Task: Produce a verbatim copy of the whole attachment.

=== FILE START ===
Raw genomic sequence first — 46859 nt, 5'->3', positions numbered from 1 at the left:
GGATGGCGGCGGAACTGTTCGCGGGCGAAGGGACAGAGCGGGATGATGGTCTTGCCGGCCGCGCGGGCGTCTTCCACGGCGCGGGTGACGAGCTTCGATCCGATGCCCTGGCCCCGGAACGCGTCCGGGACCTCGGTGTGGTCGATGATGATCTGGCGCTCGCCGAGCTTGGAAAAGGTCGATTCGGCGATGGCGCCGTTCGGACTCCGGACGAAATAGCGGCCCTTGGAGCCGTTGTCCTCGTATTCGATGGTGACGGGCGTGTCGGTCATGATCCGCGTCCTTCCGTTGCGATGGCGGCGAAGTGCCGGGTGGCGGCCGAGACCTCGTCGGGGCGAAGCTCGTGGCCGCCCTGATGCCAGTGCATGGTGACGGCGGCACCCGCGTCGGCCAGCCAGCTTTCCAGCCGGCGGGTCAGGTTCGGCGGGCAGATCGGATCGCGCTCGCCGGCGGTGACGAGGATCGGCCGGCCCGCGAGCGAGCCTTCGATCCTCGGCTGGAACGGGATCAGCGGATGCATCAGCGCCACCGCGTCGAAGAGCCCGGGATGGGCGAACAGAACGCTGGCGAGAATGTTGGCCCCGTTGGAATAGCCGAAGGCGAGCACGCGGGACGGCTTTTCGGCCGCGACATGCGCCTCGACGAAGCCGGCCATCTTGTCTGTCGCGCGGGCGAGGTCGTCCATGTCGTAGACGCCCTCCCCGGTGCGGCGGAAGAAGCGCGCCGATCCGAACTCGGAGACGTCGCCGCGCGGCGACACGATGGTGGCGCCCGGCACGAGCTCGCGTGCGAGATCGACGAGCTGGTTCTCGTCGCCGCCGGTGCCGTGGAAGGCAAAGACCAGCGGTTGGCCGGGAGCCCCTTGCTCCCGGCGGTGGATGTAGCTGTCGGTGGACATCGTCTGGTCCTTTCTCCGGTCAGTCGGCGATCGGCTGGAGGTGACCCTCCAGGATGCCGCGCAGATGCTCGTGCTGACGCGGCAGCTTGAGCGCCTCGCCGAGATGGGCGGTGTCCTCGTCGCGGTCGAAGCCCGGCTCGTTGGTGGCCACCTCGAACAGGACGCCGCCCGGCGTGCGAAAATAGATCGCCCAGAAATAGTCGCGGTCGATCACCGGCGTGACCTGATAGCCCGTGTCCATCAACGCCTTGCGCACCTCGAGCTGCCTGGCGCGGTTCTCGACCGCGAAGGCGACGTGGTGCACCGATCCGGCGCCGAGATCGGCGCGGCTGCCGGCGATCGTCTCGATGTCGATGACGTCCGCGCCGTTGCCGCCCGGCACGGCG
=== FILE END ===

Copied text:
Raw genomic sequence first — 46859 nt, 5'->3', positions numbered from 1 at the left:
GGATGGCGGCGGAACTGTTCGCGGGCGAAGGGACAGAGCGGGATGATGGTCTTGCCGGCCGCGCGGGCGTCTTCCACGGCGCGGGTGACGAGCTTCGATCCGATGCCCTGGCCCCGGAACGCGTCCGGGACCTCGGTGTGGTCGATGATGATCTGGCGCTCGCCGAGCTTGGAAAAGGTCGATTCGGCGATGGCGCCGTTCGGACTCCGGACGAAATAGCGGCCCTTGGAGCCGTTGTCCTCGTATTCGATGGTGACGGGCGTGTCGGTCATGATCCGCGTCCTTCCGTTGCGATGGCGGCGAAGTGCCGGGTGGCGGCCGAGACCTCGTCGGGGCGAAGCTCGTGGCCGCCCTGATGCCAGTGCATGGTGACGGCGGCACCCGCGTCGGCCAGCCAGCTTTCCAGCCGGCGGGTCAGGTTCGGCGGGCAGATCGGATCGCGCTCGCCGGCGGTGACGAGGATCGGCCGGCCCGCGAGCGAGCCTTCGATCCTCGGCTGGAACGGGATCAGCGGATGCATCAGCGCCACCGCGTCGAAGAGCCCGGGATGGGCGAACAGAACGCTGGCGAGAATGTTGGCCCCGTTGGAATAGCCGAAGGCGAGCACGCGGGACGGCTTTTCGGCCGCGACATGCGCCTCGACGAAGCCGGCCATCTTGTCTGTCGCGCGGGCGAGGTCGTCCATGTCGTAGACGCCCTCCCCGGTGCGGCGGAAGAAGCGCGCCGATCCGAACTCGGAGACGTCGCCGCGCGGCGACACGATGGTGGCGCCCGGCACGAGCTCGCGTGCGAGATCGACGAGCTGGTTCTCGTCGCCGCCGGTGCCGTGGAAGGCAAAGACCAGCGGTTGGCCGGGAGCCCCTTGCTCCCGGCGGTGGATGTAGCTGTCGGTGGACATCGTCTGGTCCTTTCTCCGGTCAGTCGGCGATCGGCTGGAGGTGACCCTCCAGGATGCCGCGCAGATGCTCGTGCTGACGCGGCAGCTTGAGCGCCTCGCCGAGATGGGCGGTGTCCTCGTCGCGGTCGAAGCCCGGCTCGTTGGTGGCCACCTCGAACAGGACGCCGCCCGGCGTGCGAAAATAGATCGCCCAGAAATAGTCGCGGTCGATCACCGGCGTGACCTGATAGCCCGTGTCCATCAACGCCTTGCGCACCTCGAGCTGCCTGGCGCGGTTCTCGACCGCGAAGGCGACGTGGTGCACCGATCCGGCGCCGAGATCGGCGCGGCTGCCGGCGATCGTCTCGATGTCGATGACGTCCGCGCCGTTGCCGCCCGGCACGGCG